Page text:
The 6-week losing streak has come to an end…barely! The Dow Jones and S&P 500 were positive for the week for the first time since April. With summer temperatures rising, it is safe to say the economy is slowing and the markets have as well. To add heat to the simmering market and global economy we have, Greece is crawling closer to a catastrophe. Bailout or not, Greece poses a very serious risk to global markets. Like dominos, global bond markets could fall one by one due to their interconnectedness. This is exactly why the European Central Bank (ECB) is so desperate to help Greece. The fear is that Greece is beyond saving and the efforts now are only delaying the inevitable. Because of all the uncertainty in the markets, should you consider moving your money into bonds?
The reality is that with rock bottom interest rates, there is nowhere for rates to go but up. When rates rise, almost all bonds will go down. When the market is scary, investors will pull back to bonds for safety; however, in this environment, bonds are one of the scariest places as the world is awash with debts that cannot be repaid. Remember bonds are by definition debts owed. Also remember that the US is technically bankrupt, half of Europe is bankrupt, and Japan is no different. If we look at municipal bonds in the US, the story is the same on the solvency front. This leaves the option of corporate bonds that have some appeal, but again, rising rates will crush these bonds as well. Floating rate bond funds remain an option because of their defense against raising interest rates, but where else can investors look to put their money?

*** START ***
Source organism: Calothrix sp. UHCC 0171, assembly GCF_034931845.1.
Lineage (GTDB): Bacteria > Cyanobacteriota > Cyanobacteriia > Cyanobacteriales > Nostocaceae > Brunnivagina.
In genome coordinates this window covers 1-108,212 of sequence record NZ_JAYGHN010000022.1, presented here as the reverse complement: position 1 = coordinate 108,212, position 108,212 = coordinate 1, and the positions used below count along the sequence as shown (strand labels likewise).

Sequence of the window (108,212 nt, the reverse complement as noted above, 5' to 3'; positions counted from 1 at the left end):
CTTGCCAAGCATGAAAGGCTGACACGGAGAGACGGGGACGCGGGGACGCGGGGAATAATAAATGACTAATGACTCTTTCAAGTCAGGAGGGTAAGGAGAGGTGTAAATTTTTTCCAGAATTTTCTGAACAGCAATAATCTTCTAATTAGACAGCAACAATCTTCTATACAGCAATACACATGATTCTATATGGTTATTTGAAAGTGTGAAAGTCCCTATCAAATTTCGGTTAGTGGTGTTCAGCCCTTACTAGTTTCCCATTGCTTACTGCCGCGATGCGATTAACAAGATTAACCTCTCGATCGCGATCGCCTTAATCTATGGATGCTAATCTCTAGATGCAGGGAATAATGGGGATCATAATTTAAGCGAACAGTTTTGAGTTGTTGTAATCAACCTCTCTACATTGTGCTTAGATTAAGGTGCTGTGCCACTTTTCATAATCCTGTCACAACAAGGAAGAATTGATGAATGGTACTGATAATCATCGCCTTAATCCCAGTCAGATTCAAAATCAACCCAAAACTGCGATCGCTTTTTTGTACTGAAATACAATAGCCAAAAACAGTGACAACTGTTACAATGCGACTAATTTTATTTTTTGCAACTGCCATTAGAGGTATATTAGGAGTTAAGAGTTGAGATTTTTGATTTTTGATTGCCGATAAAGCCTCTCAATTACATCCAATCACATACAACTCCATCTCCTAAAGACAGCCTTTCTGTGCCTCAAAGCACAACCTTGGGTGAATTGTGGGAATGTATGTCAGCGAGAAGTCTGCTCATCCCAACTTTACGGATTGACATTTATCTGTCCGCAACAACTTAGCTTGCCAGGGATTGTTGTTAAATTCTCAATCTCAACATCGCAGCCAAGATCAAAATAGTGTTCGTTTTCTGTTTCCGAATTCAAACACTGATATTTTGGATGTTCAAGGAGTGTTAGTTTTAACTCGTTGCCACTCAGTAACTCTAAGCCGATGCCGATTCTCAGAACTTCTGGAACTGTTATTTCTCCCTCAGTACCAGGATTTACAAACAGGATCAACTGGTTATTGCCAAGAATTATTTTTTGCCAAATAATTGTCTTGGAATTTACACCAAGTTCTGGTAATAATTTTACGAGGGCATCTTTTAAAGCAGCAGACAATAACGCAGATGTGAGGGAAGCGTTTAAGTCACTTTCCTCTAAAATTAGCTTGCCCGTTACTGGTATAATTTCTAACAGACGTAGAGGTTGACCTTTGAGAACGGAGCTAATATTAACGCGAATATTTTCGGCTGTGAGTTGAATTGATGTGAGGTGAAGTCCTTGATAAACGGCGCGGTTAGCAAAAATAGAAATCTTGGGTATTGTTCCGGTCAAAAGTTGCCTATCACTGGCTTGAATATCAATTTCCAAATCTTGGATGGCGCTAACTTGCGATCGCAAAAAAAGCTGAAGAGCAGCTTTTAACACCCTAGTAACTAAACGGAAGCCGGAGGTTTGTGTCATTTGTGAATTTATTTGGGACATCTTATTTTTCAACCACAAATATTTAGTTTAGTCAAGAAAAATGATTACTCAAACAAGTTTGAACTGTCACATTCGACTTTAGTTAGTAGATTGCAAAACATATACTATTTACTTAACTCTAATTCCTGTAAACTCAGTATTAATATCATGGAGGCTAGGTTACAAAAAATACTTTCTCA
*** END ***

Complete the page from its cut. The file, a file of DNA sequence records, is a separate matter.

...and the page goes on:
If you’re a frequent reader of my market commentary, this will be no surprise to you – Precious Metals. It is not only logical, but downright obvious, that gold and silver, which have been money and stores of value for centuries, would thrive in the global debt and currency problems we are having. The reality is both gold and silver are under their inflation-adjusted all-time-highs from the 70’s and 80’s. How can that be considering demand is surging, and the debts are growing? I think two quotes from none other than former Fed Chairman Alan Greenspan will answer this for us:
“In the absence of the gold standard, there is no way to protect savings from confiscation through inflation